Can too much transparent white in a PMS color cause the color to print poorly?

Answered by Tom Loudon, VP Printing Operations, EU Services

I recently printed a catalog insert on a 50# offset stock using two PMS colors, one of which was PMS 285. The PMS 285 looked washed out and mottled. In order to get the ink dark enough, the printer had to run the ink very heavily, producing dots that did not run cleanly (mottled blobs). When the ink density was backed off, the ensuing color was way too light. The other PMS color we chose printed very nicely.

The printer’s explanation was that the recipe for PMS 285 blue ink consists of 50% transparent white. Is it true that the transparent white would cause a problem like this or is there possibly another reason? Do many inks contain transparent white? If so, how can we make better color choices in the future so this does not happen again? We have three different PMS guides, but none of them list the make-up of the PMS colors.


PMS 285 does contain a high level of transparent white and is a difficult color to run on press . Its composition and the transparent white can tend to accent the grain in some offset papers. If the ink on the print run was mottled, however, that indicates an ink and water balance problem rather than an ink composition problem.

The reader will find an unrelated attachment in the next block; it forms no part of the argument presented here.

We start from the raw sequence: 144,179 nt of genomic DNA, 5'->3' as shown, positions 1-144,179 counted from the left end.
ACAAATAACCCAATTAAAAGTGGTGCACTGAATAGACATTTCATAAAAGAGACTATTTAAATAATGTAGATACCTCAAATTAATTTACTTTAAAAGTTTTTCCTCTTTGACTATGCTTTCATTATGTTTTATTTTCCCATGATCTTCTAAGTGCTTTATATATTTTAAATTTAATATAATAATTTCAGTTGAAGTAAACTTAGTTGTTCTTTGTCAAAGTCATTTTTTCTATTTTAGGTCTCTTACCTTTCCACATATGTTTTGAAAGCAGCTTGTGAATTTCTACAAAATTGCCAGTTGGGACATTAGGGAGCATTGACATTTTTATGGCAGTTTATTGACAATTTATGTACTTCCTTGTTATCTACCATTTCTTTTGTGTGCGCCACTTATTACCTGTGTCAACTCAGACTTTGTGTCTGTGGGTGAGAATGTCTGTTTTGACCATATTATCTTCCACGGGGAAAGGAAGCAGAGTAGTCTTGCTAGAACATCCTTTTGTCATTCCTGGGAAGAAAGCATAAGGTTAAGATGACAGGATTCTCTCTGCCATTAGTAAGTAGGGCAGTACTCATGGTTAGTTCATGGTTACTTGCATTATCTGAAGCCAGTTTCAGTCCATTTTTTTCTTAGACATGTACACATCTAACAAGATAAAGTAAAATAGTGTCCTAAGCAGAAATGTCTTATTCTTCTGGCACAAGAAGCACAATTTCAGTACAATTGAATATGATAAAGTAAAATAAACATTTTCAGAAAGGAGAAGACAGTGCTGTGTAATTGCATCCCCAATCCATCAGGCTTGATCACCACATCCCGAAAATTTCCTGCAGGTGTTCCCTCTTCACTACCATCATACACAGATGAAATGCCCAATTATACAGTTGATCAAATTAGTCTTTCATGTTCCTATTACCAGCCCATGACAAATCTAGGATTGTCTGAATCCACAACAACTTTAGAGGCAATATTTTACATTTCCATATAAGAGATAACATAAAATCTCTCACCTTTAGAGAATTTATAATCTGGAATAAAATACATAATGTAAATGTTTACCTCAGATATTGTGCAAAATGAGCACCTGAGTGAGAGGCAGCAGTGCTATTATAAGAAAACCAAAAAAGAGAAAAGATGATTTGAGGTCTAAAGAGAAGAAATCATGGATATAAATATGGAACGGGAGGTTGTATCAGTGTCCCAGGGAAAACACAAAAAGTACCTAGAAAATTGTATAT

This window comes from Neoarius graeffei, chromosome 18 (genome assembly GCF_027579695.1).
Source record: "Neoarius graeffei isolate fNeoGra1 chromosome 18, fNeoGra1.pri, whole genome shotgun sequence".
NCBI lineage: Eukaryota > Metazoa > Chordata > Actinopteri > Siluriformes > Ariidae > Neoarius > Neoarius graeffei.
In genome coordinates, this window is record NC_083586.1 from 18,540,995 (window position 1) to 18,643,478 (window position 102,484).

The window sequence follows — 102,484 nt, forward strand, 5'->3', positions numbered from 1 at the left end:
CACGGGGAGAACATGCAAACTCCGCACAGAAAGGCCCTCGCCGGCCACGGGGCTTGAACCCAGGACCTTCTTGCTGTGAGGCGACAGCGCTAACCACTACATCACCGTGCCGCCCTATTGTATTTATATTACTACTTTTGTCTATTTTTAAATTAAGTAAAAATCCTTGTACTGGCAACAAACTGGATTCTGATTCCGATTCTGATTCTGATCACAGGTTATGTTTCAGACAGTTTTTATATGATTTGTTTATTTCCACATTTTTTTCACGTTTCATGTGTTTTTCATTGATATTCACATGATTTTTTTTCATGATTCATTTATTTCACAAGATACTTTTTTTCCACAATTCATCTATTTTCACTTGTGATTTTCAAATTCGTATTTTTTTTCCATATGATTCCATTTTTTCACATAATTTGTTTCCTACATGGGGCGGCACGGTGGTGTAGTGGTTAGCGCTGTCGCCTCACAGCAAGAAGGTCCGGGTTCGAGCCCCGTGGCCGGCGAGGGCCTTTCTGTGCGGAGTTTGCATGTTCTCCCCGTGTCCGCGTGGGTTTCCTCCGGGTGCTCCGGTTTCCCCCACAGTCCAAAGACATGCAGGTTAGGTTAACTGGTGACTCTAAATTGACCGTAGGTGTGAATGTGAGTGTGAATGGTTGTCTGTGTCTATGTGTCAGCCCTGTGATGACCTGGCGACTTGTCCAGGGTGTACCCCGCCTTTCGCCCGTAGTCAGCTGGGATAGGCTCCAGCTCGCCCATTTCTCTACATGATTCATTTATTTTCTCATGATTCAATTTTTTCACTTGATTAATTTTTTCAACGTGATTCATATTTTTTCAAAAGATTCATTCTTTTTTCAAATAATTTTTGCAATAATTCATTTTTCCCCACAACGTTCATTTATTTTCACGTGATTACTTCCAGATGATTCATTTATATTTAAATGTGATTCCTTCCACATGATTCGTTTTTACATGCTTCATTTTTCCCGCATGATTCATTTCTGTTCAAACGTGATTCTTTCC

For the most part, a printer should be able to come close to matching a color using a PMS (or other appropriate) ink guide and still be able to keep the dot screens open. In this case, the issue could be related to the skill of balancing the emulsification of ink and water. Or there may have been issues with the paper itself. Finally, PMS books do list the ingredients for each color just below the swatch of that color. You may want to consider getting new PMS books (which is wise to do every few years anyway).
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